FRANKFURT (Reuters) - BMW said vehicle sales fell 2.1 percent in May, weighed down by China tariffs, the launch of a new model, and a 13.6 percent drop in German deliveries as cities like Hamburg started banning older diesel vehicles from key streets.
BMW said plans to retool its China factory to produce the X3 locally, rather than importing it from the United States, had hurt availability of this volume model in the world's largest car market.
Furthermore, customers in China have held back orders after the country announced it will lower tariffs on imported cars from 25 percent to 15 percent from July 1 onwards.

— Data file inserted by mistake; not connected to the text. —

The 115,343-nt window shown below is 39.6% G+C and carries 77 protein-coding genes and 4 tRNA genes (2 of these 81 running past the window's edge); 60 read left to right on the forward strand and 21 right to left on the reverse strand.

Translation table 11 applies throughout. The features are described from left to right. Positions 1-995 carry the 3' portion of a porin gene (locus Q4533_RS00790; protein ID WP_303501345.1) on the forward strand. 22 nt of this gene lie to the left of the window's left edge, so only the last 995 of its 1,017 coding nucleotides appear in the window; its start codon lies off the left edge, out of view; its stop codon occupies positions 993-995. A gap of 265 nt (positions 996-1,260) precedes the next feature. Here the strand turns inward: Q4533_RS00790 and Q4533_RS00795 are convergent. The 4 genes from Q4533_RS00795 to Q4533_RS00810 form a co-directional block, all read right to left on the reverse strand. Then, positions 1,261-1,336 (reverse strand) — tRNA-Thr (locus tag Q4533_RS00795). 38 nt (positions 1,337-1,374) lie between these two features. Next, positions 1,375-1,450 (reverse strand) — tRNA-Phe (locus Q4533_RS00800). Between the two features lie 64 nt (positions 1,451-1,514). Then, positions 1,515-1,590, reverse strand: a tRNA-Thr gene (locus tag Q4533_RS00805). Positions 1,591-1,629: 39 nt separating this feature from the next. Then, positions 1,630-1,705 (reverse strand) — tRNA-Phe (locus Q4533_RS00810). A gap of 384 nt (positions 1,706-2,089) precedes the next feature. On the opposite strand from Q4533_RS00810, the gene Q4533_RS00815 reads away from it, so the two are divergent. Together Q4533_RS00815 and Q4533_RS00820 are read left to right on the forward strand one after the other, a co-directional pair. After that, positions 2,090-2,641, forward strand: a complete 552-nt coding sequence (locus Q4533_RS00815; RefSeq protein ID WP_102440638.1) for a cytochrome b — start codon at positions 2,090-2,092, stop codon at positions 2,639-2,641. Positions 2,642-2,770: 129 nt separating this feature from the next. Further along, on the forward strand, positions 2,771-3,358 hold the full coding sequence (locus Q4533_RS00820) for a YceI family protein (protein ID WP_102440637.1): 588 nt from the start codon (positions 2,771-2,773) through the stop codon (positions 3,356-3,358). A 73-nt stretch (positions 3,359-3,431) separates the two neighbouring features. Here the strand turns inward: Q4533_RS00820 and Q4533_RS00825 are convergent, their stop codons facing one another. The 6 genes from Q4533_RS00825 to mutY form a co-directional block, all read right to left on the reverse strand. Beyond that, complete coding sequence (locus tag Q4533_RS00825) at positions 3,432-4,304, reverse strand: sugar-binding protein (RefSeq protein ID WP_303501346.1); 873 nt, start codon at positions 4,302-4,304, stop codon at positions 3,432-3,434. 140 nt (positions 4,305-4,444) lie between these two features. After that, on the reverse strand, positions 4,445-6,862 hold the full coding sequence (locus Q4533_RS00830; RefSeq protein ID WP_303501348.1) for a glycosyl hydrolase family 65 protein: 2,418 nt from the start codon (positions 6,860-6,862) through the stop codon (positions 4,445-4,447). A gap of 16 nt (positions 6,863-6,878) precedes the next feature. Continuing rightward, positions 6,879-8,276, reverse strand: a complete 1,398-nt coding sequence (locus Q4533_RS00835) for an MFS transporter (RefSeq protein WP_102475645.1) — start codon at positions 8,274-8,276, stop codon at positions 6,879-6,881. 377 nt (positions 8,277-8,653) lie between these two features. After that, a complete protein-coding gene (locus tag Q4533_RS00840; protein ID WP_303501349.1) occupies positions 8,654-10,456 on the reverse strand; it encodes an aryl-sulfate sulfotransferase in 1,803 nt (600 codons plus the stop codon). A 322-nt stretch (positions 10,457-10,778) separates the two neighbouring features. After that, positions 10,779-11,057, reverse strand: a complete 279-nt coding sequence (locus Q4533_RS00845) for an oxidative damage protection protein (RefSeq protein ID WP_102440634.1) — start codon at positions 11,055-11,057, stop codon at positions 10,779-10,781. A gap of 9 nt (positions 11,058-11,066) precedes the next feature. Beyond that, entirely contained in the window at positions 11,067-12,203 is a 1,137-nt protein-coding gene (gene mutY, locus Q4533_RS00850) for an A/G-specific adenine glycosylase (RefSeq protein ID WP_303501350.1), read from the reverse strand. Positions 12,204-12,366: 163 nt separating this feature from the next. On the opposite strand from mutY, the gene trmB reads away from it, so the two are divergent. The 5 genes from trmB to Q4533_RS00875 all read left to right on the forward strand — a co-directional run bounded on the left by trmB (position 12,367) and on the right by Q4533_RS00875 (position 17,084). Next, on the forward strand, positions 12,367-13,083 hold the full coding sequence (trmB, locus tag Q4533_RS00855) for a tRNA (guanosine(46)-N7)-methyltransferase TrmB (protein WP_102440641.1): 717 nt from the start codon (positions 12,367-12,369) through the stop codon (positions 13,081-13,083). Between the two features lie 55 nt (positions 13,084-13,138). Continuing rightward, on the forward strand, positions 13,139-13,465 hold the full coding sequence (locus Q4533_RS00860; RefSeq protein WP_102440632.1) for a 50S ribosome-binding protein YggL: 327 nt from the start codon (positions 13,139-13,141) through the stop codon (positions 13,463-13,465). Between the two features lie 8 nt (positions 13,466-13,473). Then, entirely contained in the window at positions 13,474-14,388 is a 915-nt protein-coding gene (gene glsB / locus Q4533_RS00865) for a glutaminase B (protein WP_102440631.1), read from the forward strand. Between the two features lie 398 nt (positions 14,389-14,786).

Pieter Nota, BMW's board member for sales, said: "In the second half of the year, the X3 will once again become fully available worldwide, bringing increased sales momentum in the third and fourth quarters."
Meanwhile in Germany, several bank holidays in May caused fewer working days compared with last year, and Hamburg said it will ban the most polluting diesel vehicles from two streets, hitting demand for such cars.
(Reporting by Edward Taylor; Editing by Christoph Steitz)